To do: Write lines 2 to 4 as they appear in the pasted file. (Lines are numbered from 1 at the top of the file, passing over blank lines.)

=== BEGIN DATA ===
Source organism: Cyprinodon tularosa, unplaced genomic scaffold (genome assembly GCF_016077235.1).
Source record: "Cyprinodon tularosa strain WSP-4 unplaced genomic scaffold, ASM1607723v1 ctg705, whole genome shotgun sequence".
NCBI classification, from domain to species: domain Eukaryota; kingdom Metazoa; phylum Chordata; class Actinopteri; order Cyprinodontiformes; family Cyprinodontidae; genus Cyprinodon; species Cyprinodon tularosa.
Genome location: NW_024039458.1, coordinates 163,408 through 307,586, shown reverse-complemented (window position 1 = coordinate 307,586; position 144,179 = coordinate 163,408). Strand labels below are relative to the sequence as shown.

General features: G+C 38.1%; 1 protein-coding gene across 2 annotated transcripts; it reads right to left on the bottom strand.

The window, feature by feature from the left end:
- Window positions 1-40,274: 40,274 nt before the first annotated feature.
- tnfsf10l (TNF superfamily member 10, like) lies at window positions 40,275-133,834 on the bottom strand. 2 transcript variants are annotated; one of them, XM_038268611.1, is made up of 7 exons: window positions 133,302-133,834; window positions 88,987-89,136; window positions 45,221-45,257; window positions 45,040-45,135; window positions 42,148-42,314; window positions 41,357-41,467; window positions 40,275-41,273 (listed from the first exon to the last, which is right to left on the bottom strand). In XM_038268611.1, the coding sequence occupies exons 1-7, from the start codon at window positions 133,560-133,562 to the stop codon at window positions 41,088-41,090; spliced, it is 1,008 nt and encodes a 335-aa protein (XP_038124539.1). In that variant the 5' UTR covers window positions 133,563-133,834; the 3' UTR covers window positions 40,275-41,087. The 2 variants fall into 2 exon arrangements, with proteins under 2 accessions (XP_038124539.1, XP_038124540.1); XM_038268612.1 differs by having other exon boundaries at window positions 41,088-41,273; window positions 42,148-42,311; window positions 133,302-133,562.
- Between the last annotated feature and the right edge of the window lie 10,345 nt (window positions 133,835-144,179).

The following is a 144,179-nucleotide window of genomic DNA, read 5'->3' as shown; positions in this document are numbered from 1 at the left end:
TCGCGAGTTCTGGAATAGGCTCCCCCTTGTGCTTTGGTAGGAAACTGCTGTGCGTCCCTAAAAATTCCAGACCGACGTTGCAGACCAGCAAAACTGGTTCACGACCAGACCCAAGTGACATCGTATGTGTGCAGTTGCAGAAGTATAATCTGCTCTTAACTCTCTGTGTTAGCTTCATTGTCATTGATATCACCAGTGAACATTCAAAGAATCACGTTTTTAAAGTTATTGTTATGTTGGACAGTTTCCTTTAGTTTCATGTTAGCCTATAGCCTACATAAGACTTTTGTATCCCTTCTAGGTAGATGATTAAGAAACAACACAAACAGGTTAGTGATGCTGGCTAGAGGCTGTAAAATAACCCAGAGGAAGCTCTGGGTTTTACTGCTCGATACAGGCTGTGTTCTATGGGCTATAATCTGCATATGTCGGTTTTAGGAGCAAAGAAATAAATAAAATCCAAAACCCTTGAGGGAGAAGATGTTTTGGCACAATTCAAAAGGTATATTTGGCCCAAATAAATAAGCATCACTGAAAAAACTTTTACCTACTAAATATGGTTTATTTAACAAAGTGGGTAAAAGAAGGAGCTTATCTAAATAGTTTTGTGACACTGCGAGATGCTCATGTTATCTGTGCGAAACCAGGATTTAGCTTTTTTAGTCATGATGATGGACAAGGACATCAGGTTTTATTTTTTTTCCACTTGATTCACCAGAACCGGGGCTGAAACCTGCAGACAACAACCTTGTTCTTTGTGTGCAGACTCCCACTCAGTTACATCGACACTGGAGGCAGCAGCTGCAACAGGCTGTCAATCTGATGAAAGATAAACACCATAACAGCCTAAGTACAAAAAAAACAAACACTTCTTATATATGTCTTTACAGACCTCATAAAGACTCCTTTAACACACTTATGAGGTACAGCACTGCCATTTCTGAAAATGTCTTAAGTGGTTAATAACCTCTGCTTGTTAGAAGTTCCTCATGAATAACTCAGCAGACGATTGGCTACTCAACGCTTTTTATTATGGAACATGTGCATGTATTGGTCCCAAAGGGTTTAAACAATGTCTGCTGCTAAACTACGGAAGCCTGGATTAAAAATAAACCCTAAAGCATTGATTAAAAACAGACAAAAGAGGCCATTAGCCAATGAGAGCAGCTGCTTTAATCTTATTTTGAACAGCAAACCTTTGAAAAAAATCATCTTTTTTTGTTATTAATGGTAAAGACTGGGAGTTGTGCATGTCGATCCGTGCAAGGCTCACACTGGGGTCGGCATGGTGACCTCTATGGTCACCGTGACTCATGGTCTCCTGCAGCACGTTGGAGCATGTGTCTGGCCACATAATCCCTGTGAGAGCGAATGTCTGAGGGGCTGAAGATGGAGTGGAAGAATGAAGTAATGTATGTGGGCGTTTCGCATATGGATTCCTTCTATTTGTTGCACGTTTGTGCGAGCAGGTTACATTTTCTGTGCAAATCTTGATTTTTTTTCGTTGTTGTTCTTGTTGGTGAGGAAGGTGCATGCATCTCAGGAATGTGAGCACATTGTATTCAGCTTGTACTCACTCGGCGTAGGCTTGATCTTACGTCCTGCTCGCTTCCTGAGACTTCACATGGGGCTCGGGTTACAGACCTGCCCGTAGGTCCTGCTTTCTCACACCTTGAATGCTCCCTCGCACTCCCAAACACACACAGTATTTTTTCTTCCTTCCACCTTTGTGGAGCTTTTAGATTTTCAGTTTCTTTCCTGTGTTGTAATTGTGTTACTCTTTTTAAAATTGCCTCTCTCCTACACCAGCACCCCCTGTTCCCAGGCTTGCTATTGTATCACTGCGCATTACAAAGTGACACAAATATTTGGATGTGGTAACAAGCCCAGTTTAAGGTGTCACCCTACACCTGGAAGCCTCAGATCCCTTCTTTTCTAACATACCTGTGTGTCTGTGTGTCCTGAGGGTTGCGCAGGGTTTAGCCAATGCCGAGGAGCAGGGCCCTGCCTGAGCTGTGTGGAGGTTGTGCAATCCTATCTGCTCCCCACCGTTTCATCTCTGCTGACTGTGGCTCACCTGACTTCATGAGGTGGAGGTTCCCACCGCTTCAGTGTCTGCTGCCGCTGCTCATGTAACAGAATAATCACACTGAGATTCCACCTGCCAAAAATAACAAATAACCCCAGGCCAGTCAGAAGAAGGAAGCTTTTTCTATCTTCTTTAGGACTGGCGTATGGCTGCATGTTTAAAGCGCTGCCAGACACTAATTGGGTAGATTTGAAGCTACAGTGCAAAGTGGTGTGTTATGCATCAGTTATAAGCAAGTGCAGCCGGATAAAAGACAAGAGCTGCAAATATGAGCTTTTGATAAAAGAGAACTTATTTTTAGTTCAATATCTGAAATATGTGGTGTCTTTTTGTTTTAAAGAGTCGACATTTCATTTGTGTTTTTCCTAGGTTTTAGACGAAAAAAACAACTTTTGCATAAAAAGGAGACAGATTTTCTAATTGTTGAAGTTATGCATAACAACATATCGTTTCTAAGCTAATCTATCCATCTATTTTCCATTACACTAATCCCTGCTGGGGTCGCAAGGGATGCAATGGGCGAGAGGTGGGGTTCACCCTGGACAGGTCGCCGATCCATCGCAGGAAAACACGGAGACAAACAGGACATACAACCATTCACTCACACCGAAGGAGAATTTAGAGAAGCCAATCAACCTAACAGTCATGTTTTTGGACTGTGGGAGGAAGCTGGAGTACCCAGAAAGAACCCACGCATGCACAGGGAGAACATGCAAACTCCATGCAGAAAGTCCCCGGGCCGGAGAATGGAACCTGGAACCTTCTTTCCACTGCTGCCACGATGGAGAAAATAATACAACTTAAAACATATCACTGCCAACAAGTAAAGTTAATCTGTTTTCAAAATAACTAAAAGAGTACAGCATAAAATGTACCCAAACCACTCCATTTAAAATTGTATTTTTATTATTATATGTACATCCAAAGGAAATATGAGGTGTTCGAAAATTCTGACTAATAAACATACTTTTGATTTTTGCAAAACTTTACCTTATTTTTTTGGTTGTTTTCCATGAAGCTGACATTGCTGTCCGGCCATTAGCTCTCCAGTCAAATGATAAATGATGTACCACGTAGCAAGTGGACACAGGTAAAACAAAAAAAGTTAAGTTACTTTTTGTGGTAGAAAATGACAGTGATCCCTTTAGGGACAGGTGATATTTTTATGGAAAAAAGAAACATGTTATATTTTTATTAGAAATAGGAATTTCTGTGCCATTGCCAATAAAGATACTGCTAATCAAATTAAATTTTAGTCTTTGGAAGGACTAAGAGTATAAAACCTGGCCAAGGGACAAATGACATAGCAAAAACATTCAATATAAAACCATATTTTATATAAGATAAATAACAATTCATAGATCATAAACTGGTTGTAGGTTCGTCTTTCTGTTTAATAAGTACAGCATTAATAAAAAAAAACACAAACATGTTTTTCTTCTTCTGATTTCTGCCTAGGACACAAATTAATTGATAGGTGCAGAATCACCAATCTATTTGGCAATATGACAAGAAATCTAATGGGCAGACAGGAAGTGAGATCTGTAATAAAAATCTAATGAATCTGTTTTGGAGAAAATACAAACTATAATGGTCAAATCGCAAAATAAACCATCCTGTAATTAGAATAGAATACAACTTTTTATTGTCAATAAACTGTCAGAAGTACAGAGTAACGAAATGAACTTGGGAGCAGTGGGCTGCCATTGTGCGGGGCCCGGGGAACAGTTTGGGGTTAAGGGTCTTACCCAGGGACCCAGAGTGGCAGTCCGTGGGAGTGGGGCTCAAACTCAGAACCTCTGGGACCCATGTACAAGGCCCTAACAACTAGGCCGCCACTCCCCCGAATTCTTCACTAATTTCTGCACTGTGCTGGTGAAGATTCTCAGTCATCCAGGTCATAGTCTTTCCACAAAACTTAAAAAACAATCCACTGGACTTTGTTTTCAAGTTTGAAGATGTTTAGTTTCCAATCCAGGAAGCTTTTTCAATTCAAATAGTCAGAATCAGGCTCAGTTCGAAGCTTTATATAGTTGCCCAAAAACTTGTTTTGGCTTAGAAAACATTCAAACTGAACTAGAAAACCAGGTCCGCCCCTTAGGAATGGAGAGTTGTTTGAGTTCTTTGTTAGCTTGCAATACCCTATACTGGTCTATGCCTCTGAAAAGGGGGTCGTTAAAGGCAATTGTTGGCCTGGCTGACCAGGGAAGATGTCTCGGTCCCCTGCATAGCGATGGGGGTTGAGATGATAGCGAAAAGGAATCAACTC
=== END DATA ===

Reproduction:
Source record: "Cyprinodon tularosa strain WSP-4 unplaced genomic scaffold, ASM1607723v1 ctg705, whole genome shotgun sequence".
NCBI classification, from domain to species: domain Eukaryota; kingdom Metazoa; phylum Chordata; class Actinopteri; order Cyprinodontiformes; family Cyprinodontidae; genus Cyprinodon; species Cyprinodon tularosa.
Genome location: NW_024039458.1, coordinates 163,408 through 307,586, shown reverse-complemented (window position 1 = coordinate 307,586; position 144,179 = coordinate 163,408). Strand labels below are relative to the sequence as shown.